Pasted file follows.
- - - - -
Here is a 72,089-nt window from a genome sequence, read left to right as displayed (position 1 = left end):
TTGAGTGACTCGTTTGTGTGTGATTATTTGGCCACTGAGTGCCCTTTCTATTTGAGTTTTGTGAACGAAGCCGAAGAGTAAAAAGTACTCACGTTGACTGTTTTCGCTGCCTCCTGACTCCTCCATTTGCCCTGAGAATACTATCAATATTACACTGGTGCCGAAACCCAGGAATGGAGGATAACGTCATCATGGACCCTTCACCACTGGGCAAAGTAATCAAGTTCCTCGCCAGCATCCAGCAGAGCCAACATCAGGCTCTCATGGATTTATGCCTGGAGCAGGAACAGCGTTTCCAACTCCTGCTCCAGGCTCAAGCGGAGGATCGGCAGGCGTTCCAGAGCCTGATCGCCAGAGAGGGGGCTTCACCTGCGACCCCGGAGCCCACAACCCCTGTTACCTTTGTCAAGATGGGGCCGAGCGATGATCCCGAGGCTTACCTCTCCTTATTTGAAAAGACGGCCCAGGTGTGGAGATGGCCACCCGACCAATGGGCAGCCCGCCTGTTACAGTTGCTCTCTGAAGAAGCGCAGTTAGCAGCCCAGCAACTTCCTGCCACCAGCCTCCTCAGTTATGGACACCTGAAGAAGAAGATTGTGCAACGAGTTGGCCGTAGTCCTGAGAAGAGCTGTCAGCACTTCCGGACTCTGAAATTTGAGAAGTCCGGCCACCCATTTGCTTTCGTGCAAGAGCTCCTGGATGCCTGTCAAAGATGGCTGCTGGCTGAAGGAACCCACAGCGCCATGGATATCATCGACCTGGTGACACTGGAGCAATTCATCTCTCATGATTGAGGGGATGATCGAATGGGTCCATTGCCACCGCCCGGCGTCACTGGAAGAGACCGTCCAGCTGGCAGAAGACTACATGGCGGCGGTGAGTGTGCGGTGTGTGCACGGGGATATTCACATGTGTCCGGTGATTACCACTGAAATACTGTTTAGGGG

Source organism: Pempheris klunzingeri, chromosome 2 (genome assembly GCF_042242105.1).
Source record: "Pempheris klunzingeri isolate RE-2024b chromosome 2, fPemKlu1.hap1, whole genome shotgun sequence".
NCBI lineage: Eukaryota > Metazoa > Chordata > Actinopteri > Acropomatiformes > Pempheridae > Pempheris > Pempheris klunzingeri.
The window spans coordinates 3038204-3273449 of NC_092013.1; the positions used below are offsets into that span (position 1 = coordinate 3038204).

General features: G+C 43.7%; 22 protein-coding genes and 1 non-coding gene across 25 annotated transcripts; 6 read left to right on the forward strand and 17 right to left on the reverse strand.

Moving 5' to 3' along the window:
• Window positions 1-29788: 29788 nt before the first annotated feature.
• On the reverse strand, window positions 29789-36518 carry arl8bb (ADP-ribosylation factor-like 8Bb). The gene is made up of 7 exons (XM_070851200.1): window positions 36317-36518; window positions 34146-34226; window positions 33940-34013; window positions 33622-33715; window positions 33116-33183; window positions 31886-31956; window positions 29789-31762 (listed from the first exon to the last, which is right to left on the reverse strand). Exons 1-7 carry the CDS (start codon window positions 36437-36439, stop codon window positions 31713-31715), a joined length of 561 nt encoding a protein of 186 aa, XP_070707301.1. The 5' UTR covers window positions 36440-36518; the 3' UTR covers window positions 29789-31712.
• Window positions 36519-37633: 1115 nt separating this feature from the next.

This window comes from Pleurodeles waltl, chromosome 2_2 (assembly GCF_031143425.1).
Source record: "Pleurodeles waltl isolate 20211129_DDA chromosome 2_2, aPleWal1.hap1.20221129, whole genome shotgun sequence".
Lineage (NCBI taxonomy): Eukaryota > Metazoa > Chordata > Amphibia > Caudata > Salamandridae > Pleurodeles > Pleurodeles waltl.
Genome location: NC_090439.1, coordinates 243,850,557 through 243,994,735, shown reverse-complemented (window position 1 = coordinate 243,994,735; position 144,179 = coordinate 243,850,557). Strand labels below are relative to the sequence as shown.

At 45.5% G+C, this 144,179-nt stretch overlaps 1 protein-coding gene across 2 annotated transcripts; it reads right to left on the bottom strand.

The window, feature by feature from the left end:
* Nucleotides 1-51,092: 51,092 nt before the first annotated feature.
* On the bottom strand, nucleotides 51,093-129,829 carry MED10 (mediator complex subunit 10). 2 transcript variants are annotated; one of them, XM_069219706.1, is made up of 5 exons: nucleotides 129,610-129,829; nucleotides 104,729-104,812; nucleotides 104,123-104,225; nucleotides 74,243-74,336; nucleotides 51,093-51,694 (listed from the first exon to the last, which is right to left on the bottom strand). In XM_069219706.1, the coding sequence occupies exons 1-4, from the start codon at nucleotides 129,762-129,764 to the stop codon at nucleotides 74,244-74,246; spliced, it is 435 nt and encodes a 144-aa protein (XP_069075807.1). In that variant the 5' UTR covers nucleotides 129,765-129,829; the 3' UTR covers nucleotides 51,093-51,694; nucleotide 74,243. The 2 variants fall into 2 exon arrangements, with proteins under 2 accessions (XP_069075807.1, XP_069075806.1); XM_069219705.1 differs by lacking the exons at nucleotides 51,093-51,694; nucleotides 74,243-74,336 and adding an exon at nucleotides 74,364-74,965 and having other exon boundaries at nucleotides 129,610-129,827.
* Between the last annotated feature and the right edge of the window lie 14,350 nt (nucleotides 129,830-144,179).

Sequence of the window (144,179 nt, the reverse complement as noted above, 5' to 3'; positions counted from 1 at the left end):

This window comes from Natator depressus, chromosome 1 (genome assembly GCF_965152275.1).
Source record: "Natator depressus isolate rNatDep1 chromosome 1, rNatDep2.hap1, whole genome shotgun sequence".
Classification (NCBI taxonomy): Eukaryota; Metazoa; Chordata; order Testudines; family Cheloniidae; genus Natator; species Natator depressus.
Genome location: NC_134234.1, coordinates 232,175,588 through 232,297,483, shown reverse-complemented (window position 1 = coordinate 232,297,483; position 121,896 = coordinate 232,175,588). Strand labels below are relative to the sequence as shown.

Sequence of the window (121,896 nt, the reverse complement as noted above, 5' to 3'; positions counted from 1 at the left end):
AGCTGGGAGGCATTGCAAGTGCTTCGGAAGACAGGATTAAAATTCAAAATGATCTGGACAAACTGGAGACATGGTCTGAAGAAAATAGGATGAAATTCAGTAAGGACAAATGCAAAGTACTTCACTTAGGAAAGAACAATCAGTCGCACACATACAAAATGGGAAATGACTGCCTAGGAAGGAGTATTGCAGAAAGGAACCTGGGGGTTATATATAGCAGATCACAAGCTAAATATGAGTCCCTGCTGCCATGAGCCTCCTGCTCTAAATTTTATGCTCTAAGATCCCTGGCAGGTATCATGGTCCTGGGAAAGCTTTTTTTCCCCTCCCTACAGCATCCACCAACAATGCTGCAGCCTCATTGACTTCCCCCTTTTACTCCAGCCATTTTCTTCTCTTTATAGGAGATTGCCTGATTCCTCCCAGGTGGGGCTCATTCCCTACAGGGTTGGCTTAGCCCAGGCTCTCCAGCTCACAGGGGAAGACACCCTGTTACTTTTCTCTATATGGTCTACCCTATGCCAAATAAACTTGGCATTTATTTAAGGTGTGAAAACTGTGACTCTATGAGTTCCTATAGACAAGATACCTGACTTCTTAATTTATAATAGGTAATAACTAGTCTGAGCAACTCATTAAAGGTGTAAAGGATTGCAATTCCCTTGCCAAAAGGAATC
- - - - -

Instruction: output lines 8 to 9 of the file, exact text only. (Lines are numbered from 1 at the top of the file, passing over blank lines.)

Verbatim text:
Moving 5' to 3' along the window:
• Window positions 1-29788: 29788 nt before the first annotated feature.